Sunday, June 01, 2003

Scare, sell, blog

NY Times SARS quarantinee account:
As the mayor of Taipei was ordering everyone to wear [masks] on the subway, the SARS czar, a very respected doctor, was politely saying that masks were medically pointless because the only people who need them are those with SARS and those treating or living with them. A mask does far more good on a sick person, keeping the germs in, than on a healthy one.

But the mayor was right: Masks are a huge psychological barrier. If you can scare everyone into wearing them, then the tiny minority who really need them aren't ashamed to.

via Michael Taht, Economist articles on the current real estate bubble
...overvalued house prices cannot regain their long-term equilibrium mainly through inflation, as they have done in the past. Instead, house prices will have to fall by at least 20% in money terms in most of the countries with bubbles.

If the housing bubbles burst, the economic consequences will be much more severe than those of the recent stockmarket crash, because more households own homes than own shares, and because home-owners are up to their necks in debt.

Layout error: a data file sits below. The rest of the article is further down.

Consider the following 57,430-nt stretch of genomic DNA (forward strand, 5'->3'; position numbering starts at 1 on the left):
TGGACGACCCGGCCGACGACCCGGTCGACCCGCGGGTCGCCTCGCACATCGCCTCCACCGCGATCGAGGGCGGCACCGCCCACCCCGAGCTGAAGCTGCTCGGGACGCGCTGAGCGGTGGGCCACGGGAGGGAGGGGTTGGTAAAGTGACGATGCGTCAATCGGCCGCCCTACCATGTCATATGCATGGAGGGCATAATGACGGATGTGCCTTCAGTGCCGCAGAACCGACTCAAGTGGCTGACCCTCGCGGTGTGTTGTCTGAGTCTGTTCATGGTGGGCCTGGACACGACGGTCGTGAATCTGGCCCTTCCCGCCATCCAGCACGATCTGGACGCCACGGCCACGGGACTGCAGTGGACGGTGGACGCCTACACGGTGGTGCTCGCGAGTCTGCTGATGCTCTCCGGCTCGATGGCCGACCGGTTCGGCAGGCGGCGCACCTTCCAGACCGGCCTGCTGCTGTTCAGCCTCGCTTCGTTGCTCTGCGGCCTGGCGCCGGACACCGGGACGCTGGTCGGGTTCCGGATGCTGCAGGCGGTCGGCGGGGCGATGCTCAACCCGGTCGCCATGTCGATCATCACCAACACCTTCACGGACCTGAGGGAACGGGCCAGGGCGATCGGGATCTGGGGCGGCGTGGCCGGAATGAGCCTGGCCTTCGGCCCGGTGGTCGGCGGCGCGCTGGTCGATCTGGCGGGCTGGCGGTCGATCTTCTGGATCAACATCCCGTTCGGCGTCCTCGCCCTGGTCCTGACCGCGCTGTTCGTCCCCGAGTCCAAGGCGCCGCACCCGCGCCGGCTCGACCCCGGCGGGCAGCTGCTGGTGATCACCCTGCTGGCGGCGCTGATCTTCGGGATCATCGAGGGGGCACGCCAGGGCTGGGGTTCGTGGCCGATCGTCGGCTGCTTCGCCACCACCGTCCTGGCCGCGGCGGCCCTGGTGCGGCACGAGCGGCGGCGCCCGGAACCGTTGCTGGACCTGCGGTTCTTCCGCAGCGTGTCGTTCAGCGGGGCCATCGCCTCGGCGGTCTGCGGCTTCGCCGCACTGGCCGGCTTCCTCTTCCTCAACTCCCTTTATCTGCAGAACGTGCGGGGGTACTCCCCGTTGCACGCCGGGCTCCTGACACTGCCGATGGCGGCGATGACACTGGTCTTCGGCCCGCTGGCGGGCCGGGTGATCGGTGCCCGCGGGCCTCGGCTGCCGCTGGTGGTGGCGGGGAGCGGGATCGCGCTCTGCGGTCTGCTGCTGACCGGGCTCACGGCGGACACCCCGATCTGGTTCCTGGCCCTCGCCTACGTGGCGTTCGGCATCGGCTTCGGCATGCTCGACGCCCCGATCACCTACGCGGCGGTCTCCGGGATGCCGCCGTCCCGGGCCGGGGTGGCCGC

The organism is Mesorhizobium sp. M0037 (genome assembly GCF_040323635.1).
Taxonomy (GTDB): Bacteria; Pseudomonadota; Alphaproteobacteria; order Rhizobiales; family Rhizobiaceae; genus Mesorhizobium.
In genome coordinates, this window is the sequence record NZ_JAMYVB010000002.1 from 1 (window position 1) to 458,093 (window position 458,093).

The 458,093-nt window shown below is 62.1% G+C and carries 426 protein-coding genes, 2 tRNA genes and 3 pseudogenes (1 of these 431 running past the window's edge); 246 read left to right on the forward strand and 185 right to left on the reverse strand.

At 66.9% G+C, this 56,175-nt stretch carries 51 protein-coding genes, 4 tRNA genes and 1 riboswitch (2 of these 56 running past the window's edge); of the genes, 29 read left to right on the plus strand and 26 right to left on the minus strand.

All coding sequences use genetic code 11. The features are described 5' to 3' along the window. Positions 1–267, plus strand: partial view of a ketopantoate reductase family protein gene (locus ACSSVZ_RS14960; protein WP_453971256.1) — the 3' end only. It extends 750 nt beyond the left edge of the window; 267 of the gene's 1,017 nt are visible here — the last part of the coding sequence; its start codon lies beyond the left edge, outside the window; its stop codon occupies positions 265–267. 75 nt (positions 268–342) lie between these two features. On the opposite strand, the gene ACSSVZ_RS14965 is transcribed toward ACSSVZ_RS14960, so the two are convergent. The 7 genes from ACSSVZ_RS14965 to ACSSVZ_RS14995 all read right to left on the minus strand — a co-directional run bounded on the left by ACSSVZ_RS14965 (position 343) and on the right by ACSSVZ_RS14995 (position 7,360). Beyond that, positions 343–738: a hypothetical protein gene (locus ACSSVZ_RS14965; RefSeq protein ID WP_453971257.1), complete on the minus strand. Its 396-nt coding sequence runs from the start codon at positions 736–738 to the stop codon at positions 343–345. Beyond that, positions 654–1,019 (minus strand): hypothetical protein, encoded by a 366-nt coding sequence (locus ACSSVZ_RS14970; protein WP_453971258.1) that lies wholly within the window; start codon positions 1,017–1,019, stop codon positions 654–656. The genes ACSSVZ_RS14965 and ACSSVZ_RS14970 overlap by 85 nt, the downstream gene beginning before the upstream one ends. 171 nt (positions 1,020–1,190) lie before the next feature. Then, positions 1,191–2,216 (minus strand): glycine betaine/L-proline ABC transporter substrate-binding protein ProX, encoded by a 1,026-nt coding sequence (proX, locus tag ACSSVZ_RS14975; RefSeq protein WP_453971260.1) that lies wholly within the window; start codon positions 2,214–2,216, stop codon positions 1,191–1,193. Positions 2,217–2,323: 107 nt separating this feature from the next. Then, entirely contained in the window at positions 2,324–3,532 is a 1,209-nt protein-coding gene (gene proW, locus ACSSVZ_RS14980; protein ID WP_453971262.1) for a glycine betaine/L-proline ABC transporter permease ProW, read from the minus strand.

Keep in mind that they correctly predicted the double-dip recession.

via Tom Nadeau, Guardian's If you really want to know, ask a blogger, which handily covers (and deflates) the "weblogs aren't journalism" and "their Google page ranks are too high" claims:
Assiduous students of the print media will have noticed its practitioners becoming increasingly exercised about 'blogging' - the practice of publishing web-logs or online journals...
when it comes to many topics in which I have a professional interest, I would sooner pay attention to particular blogs than to anything published in Big Media - including the venerable New York Times. This is not necessarily because journalists are idiots; it's just that serious subjects are complicated and hacks have neither the training nor the time to reach a sophisticated understanding of them - which is why much journalistic coverage is inevitably superficial and often misleading, and why so many blogs are thoughtful and accurate by comparison.
One reason blogs show up so prominently in Google searches is because weblogs are available on the web while Big Media sources increasingly are not. Instead they are locked behind pay-for firewalls.

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